End of October, days recede quickly into night. Leaves fall in slow motion.
The presents you receive will not have been chosen with such care.
Some inner voice told her that now or never her fate would be decided.
I grabbed him by the face and told him life only comes to a person once.
So, Ida, are you a Jew or a nudist? Do you believe in Hanukkah?
The old man drinks some more liquor and whacks down two trees.
There were more whispered speculations about his relative sobriety.
In every pair, one shoe smells of exodus, the other of the body’s sweat.
It’s just a great big old world with Santa and angels all around.
Poems and stories are the whisperings of angels we cannot see.
I wouldn’t sleep a second, knowing the catastrophe I’d set in motion.
Creating so many mail merges, loading ink, unjamming paper.
I knew my father started the fire. It’s not the first place he’s burned down.
Floods of faces, no sign of a pathway toward Bethlehem, shut off by blizzard.
The streets were filled with couples and families on their way home.
She leaned back to accommodate the sweet delirium of his hands.
Who are we? Without one another, who will we be?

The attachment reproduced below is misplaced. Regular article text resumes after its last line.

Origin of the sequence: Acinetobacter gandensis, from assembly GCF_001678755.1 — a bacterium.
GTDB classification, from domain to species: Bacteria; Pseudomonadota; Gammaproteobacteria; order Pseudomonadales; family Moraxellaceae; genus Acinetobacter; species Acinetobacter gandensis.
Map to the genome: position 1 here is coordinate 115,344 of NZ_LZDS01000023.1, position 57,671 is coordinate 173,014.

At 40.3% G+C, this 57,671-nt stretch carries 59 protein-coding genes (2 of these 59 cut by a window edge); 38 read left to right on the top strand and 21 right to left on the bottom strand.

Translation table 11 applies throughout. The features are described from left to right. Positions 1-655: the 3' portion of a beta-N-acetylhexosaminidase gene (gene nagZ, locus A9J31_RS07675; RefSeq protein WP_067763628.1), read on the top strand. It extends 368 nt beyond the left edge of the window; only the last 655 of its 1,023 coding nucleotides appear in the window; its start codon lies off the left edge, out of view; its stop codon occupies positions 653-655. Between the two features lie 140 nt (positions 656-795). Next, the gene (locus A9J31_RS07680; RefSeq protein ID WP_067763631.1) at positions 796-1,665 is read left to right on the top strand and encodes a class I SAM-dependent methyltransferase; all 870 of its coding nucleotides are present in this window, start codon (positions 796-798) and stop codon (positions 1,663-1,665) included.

The judge’s mother was impossible; her mere presence was infuriating.
Pushing by the man, he ran down the street towards the station.
She looked over through the falling snow. “Jack?” she said. “Is that you?”
I never entered no-man’s-land by any light brighter than the palest moon.
They’d developed Santa’s entire system, had written the code.
She wags her index finger so furiously that I’m certain it will snap off.
For my part, I do not want a Happy Christmas: I want a Merry Christmas.
He was reading Our Town. She studied the departure board.
The church was clearly the work of a madman driven crazy by the wind.
Someone’s walk is pretty much who they are, from the beginning.
“Look in my eyes. Do I look like someone who has heard this story?”